However, new LNG production projects need to be supported by contracts with oil-linked pricing for their economics to work, Beveridge said. “The expansion of gas projects in Australia would not have been possible without the direct linkage between oil and gas prices given the high cost inflation and the increase in project costs to US$3,500-4,000/ton,” he said. “At these prices, operators need a real LNG price of US$12-14/Mcf (FOB) to generate a marginal return on investment.”
A typical LNG contract has a slope of 0.12-0.14 times oil price, so the LNG industry needs $100 oil to make projects work, Beveridge said. The labor and supply constraints seen in Australia also will bedevil western Canadian export projects, which will compete with the Alberta oilsands for workers and equipment, he said. East Africa developments will require “enormous new infrastructure investments.”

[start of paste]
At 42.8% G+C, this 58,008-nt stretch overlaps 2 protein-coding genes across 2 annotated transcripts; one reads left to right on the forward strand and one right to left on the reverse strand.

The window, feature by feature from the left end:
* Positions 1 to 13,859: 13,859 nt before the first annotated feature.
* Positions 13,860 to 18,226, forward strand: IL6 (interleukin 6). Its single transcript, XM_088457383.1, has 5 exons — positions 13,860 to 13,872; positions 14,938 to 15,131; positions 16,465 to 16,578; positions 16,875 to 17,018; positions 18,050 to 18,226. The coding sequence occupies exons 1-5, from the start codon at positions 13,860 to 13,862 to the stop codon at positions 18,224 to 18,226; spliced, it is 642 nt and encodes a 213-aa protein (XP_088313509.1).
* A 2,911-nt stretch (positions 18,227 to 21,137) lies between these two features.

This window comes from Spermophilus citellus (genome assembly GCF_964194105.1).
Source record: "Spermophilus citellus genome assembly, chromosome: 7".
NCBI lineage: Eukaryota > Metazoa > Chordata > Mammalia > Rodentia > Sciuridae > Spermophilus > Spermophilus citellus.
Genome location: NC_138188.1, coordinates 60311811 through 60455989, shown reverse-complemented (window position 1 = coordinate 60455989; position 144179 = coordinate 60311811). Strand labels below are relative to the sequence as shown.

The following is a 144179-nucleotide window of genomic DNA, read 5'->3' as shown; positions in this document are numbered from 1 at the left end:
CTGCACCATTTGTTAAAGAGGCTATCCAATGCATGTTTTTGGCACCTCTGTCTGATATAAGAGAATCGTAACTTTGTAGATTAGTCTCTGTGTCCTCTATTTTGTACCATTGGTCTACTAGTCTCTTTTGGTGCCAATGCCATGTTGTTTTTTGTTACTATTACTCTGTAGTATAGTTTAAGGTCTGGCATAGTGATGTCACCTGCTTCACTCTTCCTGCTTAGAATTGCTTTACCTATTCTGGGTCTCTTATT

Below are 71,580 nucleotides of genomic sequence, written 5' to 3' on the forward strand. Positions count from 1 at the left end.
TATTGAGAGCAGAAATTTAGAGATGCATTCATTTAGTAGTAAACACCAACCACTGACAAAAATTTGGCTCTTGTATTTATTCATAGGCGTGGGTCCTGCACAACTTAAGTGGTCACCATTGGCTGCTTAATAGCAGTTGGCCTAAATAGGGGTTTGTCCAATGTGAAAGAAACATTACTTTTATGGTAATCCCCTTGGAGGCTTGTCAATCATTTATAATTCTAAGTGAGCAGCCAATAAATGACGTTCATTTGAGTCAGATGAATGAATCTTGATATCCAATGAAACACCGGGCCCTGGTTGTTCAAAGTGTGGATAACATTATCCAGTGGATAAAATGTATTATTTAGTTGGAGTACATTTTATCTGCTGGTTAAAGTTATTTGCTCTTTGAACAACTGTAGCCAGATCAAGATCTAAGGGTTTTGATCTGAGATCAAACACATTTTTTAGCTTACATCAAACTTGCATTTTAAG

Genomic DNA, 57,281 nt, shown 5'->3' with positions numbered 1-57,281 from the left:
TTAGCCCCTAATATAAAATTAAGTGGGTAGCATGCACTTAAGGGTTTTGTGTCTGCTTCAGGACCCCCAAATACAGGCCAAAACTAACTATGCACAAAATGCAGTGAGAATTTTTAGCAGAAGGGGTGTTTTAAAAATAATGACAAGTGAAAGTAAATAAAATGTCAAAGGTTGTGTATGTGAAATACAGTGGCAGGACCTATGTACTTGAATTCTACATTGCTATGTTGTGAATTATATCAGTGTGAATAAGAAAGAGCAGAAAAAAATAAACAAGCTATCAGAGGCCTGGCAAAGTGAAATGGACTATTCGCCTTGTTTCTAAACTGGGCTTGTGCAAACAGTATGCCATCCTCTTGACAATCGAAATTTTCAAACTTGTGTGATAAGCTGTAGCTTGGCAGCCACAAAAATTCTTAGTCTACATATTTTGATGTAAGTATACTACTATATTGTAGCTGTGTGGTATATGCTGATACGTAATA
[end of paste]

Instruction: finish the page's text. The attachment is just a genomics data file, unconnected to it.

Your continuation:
In Alaska, where a commitment to develop LNG exports was just made by producers (see NGI, Oct. 8), a proposed $65 billion project would need to fetch the same kind of prices for its output as Australian projects in order for it to work, Beveridge said.
“So although buyers may have more choice as to where the gas comes from, the oil link with LNG is still needed for projects to get commercially developed,” he said.